“[T]he mind wearies easily when it strives to grapple with the Infinite, and to trace the footsteps of the Almighty as he strides from sphere to sphere, or deduce his purpose from his works. Such things are not for us to know. Knowledge is to the strong, and we are weak. Too much wisdom would perchance blind our imperfect sight, and too much strength would make us drunk, and overweight our feeble reason till it fell, and we were drowned in the depths of our own vanity. For what is the first result of man's increased knowledge interpreted from Nature's book by the persistent effort of his purblind observation? Is it not but too often to make him question the existence of his Maker, or indeed of any intelligent purpose beyond his own? The truth is veiled, because we could no more look upon her glory than we can upon the sun. It would destroy us. Full knowledge is not for man as man is here, for his capacities, which he is apt to think so great, are indeed but small. The vessel is soon filled, and, were one thousandth part of the unutterable and silent wisdom that directs the rolling of those shining spheres, and the force which makes them roll, pressed into it, it would be shattered into fragments.”
“Let him who reads forgive the intrusion of a dream into a history of fact. But it came so home to me—I saw it all so clear in a moment, as it were; and, besides, who shall say what proportion of fact, past, present, or to come, may lie in the imagination? What is imagination? Perhaps it is the shadow of the intangible truth, perhaps it is the soul's thought.”
“We were like confirmed opium-eaters: in our moments of reason we well knew the deadly nature of our pursuit, but we certainly were not prepared to abandon its terrible delights.”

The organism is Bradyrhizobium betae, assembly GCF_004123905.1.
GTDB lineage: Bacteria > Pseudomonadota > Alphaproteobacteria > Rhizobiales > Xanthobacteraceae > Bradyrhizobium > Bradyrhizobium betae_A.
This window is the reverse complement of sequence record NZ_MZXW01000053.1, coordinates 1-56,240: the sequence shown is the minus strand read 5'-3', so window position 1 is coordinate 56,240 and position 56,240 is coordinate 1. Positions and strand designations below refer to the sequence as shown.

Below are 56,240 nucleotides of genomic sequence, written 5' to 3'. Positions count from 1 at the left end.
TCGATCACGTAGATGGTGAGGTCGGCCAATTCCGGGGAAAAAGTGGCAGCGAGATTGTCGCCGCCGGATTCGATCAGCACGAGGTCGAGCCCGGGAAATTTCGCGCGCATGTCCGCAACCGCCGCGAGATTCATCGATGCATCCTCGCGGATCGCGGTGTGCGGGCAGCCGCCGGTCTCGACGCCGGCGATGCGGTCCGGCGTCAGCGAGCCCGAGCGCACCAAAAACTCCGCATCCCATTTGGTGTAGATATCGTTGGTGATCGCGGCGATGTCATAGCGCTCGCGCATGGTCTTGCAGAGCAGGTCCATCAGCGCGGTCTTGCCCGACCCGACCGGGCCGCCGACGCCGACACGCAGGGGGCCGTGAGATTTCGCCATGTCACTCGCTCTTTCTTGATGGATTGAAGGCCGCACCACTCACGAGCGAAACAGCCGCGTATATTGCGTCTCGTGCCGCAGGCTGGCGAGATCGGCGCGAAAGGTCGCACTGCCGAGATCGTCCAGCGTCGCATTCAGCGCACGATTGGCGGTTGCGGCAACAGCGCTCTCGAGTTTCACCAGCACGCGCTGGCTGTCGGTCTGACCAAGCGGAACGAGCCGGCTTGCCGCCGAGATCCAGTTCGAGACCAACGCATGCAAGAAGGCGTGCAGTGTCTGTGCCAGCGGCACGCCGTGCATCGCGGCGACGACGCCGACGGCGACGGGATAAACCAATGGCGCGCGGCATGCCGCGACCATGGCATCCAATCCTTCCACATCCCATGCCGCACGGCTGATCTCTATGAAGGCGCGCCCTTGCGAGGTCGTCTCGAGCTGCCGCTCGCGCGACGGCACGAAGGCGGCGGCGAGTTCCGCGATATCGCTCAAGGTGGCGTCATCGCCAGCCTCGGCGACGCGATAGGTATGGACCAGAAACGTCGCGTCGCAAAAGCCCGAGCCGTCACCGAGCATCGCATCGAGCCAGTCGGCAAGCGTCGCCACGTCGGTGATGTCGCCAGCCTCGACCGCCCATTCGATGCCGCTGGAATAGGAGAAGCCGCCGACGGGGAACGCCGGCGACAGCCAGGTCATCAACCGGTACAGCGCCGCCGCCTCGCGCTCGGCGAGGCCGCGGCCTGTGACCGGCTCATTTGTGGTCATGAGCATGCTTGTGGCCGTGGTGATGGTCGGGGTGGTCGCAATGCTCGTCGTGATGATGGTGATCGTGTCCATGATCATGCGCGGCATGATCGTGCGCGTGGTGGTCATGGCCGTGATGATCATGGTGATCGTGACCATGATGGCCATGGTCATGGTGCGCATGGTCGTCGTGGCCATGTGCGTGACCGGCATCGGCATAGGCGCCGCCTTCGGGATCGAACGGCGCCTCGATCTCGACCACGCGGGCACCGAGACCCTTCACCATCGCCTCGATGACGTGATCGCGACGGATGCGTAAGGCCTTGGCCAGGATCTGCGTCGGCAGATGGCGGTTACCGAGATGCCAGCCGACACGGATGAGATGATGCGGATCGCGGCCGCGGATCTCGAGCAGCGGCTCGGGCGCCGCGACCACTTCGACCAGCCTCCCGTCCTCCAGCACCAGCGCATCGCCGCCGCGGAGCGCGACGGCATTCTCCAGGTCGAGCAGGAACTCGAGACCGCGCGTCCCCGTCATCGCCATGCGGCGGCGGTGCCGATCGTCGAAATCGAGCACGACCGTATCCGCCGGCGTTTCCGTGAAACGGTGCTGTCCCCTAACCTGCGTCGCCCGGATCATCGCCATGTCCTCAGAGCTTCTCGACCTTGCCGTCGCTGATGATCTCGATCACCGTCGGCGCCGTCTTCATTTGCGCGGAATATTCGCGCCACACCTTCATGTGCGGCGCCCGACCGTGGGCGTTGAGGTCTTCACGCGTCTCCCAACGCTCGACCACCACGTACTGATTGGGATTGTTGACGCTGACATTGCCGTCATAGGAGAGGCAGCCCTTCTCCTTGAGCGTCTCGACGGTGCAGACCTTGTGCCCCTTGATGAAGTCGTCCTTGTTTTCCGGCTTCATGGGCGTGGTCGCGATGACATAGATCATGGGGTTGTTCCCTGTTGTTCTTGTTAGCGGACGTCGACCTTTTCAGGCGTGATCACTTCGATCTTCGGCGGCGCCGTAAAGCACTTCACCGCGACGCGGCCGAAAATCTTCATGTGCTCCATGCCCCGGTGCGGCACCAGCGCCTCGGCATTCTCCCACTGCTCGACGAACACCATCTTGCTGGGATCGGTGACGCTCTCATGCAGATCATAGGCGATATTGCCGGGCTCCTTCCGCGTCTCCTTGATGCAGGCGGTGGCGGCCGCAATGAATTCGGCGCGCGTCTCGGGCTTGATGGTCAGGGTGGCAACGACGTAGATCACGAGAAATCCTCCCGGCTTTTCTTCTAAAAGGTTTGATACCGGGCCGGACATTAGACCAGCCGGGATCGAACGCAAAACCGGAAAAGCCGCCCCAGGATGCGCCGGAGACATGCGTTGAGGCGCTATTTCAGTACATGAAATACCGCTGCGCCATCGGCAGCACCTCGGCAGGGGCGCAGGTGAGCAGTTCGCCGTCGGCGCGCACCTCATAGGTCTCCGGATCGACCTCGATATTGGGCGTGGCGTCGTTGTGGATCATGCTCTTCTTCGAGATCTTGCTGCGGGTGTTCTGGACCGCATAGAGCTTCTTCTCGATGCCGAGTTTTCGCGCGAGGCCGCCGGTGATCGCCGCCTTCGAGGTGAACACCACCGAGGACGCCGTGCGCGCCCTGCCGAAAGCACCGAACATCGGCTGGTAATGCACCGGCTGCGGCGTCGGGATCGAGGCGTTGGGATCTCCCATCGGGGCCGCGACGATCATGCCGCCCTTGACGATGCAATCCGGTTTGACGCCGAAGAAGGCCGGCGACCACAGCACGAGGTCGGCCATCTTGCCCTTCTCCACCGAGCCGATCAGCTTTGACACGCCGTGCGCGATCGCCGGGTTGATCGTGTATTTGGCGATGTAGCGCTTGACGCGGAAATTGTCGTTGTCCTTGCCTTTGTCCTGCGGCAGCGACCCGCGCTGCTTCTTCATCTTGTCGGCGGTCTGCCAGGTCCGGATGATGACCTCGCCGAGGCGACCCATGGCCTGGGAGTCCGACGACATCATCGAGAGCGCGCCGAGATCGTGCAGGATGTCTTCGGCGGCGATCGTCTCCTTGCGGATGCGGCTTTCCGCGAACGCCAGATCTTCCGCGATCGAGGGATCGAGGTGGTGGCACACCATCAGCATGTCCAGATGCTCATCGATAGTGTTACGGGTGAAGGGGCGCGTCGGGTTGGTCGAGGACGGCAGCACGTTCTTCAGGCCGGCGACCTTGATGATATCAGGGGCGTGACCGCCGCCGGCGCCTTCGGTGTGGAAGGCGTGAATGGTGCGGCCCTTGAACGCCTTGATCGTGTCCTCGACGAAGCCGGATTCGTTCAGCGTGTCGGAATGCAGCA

“It was a wonderful thing to think for how many thousands of years the dead orb above and the dead city below had gazed thus upon each other, and in the utter solitude of space poured forth each to each the tale of their lost life and long-departed glory. The white light fell, and minute by minute the quiet shadows crept across the grass-grown courts like the spirits of old priests haunting the habitations of their worship--the white light fell, and the long shadows grew till the beauty and grandeur of each scene and the untamed majesty of its present Death seemed to sink into our very souls, and speak more loudly than the shouts of armies concerning the pomp and splendour that the grave had swallowed, and even memory had forgotten.”
“It is a rare mind indeed that can render the hitherto non-existent blindingly obvious. The cry 'I could have thought of that' is a very popular and misleading one, for the fact is that they didn't, and a very significant and revealing fact it is too.”
“And what she hated more than anything that moment was for all the differences between people to matter no more - no more differences in size and belief- differences that became justification for destruction.”
“Are you high? Why are you never wearing a shirt?"
"I sleep naked," Cole said. He put both milk and sugar in my coffee. "As the day goes on, I put on more and more clothing. You should've come over an hour ago.”
“Kids. You gotta love them. I adore children. A little salt, a squeeze of lemon--perfect.”
“Now that's worth the trip right there." He chuckled, pink starting to sparkle in his eyes. "How goes it, Gregor? Forgot your manners, did you? If I'd known you were balanced in such a precarious state, I might have taken even...longer."
I'd yanked a sheet between us and made Gregor pick up his hips, but the rest of him stayed where it was so I could keept that knife close to his heart. It left Gregor with his ass sticking up in the air while his face stayed level with mine. I wasn't trying to be funny. Only practical.”